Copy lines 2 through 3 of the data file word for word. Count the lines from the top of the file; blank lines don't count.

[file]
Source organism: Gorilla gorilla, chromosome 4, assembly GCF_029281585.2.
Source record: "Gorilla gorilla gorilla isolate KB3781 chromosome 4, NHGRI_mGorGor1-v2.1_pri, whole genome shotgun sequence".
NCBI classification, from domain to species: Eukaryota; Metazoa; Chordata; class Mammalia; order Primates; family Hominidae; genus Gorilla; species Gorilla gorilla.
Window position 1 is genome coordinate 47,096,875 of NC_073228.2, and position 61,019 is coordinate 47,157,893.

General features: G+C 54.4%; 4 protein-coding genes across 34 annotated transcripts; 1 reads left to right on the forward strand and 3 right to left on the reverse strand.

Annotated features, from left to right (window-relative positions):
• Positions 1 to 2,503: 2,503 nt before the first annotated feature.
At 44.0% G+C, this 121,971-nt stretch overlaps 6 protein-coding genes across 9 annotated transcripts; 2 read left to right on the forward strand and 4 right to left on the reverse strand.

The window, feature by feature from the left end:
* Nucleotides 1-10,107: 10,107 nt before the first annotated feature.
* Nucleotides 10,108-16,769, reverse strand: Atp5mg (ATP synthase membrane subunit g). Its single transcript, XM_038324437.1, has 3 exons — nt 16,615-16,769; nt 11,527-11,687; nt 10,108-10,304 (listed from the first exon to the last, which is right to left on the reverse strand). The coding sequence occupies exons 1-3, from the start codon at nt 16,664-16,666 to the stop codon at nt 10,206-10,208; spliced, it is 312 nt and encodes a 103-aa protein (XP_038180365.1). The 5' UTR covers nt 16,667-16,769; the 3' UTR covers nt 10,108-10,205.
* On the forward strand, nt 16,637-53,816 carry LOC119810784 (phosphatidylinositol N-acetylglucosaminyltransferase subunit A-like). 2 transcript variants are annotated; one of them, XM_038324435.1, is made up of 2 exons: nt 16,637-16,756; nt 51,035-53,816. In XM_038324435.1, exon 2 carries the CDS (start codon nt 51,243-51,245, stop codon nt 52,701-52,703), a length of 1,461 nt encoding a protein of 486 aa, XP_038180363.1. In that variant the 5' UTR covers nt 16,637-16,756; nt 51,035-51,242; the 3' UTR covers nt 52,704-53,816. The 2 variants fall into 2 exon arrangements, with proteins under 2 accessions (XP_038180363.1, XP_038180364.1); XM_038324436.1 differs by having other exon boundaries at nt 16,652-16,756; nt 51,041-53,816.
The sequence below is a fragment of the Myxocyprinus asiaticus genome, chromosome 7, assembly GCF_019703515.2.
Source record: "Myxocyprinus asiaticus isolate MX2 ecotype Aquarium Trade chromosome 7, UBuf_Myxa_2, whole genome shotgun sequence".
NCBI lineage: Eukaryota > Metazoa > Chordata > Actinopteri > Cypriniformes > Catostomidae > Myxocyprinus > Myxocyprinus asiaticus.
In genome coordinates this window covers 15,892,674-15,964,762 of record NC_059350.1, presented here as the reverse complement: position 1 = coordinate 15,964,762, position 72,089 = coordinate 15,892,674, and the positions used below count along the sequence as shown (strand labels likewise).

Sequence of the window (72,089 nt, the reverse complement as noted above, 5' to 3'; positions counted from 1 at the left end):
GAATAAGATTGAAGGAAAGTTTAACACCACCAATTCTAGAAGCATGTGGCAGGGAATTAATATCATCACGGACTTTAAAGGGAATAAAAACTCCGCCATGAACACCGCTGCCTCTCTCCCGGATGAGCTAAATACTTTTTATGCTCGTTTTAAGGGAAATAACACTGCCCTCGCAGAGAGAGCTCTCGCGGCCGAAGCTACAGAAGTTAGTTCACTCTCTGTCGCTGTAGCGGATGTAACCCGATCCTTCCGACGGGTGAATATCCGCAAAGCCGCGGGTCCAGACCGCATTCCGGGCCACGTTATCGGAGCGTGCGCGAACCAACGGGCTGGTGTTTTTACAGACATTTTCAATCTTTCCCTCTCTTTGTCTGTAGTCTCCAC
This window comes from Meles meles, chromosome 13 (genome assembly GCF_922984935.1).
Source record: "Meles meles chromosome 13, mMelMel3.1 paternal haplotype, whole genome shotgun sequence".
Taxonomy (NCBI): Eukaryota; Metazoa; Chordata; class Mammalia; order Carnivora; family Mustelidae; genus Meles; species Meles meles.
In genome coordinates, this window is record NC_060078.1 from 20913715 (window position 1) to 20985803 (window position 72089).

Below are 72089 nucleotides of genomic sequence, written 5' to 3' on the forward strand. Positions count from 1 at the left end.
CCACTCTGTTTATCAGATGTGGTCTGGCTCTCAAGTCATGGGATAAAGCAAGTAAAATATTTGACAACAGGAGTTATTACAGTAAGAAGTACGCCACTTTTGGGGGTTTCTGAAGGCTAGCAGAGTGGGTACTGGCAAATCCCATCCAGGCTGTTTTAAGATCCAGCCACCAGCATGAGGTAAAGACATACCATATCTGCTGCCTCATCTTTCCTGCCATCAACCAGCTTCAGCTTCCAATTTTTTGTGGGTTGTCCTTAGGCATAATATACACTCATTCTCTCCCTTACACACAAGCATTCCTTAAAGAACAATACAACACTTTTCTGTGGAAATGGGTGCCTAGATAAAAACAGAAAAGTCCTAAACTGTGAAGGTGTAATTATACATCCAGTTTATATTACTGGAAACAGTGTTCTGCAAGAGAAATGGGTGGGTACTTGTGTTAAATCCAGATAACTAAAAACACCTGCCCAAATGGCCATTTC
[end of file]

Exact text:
Source record: "Gorilla gorilla gorilla isolate KB3781 chromosome 4, NHGRI_mGorGor1-v2.1_pri, whole genome shotgun sequence".
NCBI classification, from domain to species: Eukaryota; Metazoa; Chordata; class Mammalia; order Primates; family Hominidae; genus Gorilla; species Gorilla gorilla.